More than 30 years since a foundational plan for riverfront park development launched huge changes in the St. Anthony Falls area, a new plan takes stock of what’s undone, urges correcting what was done wrong and adds new ideas.
The plan given preliminary approval at the Minneapolis Park and Recreation Board Wednesday night follows more than $1.2 billion in private investment and several thousand housing units that sprouted along the river since the last parks master plan in 1983. During that period, riverfront development has become de rigueur for big cities that have a river, especially as river-dependent industry has dwindled.
The biggest undone tasks are creating better access to the river and completing an East Bank trail system that exists in some places only to disappear in others, according to Ted Tucker, chair of an advisory committee that developed the plan. Among the proposed new foot and bike access points are the Gateway area at the main Post Office, just downriver of the Third Avenue Bridge, and at 8th Avenue N. in the North Loop.
The plan also urges correcting conditions at Father Hennepin Bluffs Park at the east end of the Stone Arch Bridge to add rest rooms, create a performance lawn, and end the conflict between trails and a bluffside bandshell. It wants more public access to the park pavilion on Nicollet Island, now leased to a private concern.
Among the new ideas are adding a walkway across the river suspended below the 35W bridge, portages at the falls now that the lock is closing, and restoring through a former mill outlet a tunnel for pedestrians between Mill City Museum and the mill basin.
The ambitious plan would cost an estimated $66 million to complete, and covers the river between Plymouth Avenue and Bridge 9 at the University of Minnesota. It comes at a time when the Park Board is trying to make headway on a master plan for the river above Plymouth that’s 15 years old and would cost several times as much.
Tucker said his group’s charge from the board was to set priorities for the Central Mississippi Riverfront Regional Park, but it’s the board’s prerogative to decide among competing areas. “We already have a magnificent park,” he said. But as one exmaple of where an improvement is needed, he cited a need for better circulation patterns on either end of the Stone Arch Bridge, where people don’t know where to go.
Some urged the Park Board’s planning committee to think bigger. “This is a good beginning but we have an opportunity to do so much more,” said St. Anthony West resident Tony Hofstede. “Let’s do something exceptional that will be remembered for a hundred years,” said former politico Dan Cohen.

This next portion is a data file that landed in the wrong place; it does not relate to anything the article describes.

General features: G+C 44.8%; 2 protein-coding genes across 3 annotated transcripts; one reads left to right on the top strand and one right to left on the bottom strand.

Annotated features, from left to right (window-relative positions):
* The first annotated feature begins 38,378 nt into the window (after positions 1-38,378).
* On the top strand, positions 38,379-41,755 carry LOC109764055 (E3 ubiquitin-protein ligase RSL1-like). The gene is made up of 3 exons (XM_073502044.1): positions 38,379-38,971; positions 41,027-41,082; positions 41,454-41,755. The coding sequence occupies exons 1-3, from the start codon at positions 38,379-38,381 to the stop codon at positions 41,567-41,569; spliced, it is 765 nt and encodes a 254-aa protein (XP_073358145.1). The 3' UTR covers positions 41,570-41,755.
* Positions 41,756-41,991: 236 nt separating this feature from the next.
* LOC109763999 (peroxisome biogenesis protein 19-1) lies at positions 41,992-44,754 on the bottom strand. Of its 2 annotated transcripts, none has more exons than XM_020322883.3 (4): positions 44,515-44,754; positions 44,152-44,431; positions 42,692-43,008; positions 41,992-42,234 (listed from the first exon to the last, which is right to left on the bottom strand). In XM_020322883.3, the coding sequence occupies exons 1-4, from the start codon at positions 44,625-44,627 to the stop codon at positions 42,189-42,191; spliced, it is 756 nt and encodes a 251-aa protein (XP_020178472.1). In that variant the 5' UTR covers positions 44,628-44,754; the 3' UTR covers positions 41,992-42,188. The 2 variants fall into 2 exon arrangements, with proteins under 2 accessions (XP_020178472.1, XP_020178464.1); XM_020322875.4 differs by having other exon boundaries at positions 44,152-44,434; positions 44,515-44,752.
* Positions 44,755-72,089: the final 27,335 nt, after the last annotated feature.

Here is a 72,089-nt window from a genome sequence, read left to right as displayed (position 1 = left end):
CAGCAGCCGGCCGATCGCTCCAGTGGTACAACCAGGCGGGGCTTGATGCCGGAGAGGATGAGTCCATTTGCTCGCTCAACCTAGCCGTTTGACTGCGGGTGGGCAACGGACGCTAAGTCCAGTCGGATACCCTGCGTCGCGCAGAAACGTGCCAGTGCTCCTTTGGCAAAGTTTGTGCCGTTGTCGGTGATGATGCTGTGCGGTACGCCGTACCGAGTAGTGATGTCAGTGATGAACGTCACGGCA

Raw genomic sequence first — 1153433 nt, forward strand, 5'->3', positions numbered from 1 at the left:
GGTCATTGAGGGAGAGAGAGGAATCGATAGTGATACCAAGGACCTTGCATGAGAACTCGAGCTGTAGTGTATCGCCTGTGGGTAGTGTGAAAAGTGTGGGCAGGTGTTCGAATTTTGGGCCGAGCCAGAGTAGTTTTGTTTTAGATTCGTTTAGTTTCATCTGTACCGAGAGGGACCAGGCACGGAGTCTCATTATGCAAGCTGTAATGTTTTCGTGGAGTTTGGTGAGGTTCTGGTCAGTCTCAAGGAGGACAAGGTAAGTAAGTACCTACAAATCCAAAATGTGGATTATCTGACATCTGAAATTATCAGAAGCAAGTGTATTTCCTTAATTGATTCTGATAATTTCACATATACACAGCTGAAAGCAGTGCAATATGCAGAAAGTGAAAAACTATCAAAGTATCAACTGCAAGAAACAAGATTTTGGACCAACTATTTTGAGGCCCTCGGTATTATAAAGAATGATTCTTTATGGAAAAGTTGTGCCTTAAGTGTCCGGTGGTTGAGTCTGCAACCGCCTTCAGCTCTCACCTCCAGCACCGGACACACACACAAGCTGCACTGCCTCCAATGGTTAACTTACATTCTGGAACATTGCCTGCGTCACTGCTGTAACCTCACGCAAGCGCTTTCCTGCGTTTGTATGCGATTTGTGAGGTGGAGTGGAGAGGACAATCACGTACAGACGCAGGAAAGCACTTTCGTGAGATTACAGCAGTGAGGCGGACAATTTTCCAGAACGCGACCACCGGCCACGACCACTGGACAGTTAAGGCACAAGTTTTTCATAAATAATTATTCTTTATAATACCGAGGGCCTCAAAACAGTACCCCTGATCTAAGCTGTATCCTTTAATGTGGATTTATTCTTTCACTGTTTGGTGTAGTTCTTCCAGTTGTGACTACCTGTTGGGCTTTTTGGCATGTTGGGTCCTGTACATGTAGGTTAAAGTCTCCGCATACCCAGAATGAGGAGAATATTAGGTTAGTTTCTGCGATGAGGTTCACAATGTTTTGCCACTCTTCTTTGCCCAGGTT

The group also recommended that the park’s name be changed to the less prosaic St. Anthony Falls Regional Park, which the board balked at doing immediately without more public input. Tucker's group also urged expanding the park’s boundaries, most notably moving the downriver border from the 35W bridge to the next crossing, Bridge 9.
That accomplishes two things, Tucker said. First, it joins the central park to the existing Mississippi Gorge Regional Park, making the riverfront seamless set of reigonal parks. The new areas also become eligible for regional development money if the Metro Council eventually approves the plan. Also proposed as additions to the regional park are part of the main Post Office site, and Star Tribune-owned land on West River Parkway.
Nearly half of the cost would come at the mill ruins area of the West Bank, where a Water Works Park has been proposed with new water features like a weeping wall and a horizontal fountain. Also recommended are two visitor centers with bathrooms -- a new one at Third Avenue and the lock and dam interpretive center -- only three blocks apart. Public agencies are discussing how to operate the lock's observation deck, which has been seasonal, once the Corps of Engineers stops locking operations in June.
Better trails for the East Bank are also proposed, ranging from a long-sought recreation trail connection between SE. Main Street and East River Road to more extensive trails deep below in the East Bank gorge. An unpaved trail up the east side of Nicollet Island would connect Main and Boom Island Park. There’s support for roomier trails paralleling the historic Main Street SE area, and also for continuing trails through a gap at Hennepin Avenue E.
The board also heard pushback from some residents of the Lake Hiawatha area over a proposal in that park’s plan to eliminate a swimming beach; two dozen have commented in opposition. Dozens of other residents have opposed a proposed new road connection on the southwest corner of Lake Nokomis, and the plan was modified for designate the area for further study.
(Photo above: Ruins of the Columbia Mill overlooking West River Parkway and the Third Avenue Bridge are recommended to become open-air play rooms as part of Water Works Park. Photo by Steve Brandt)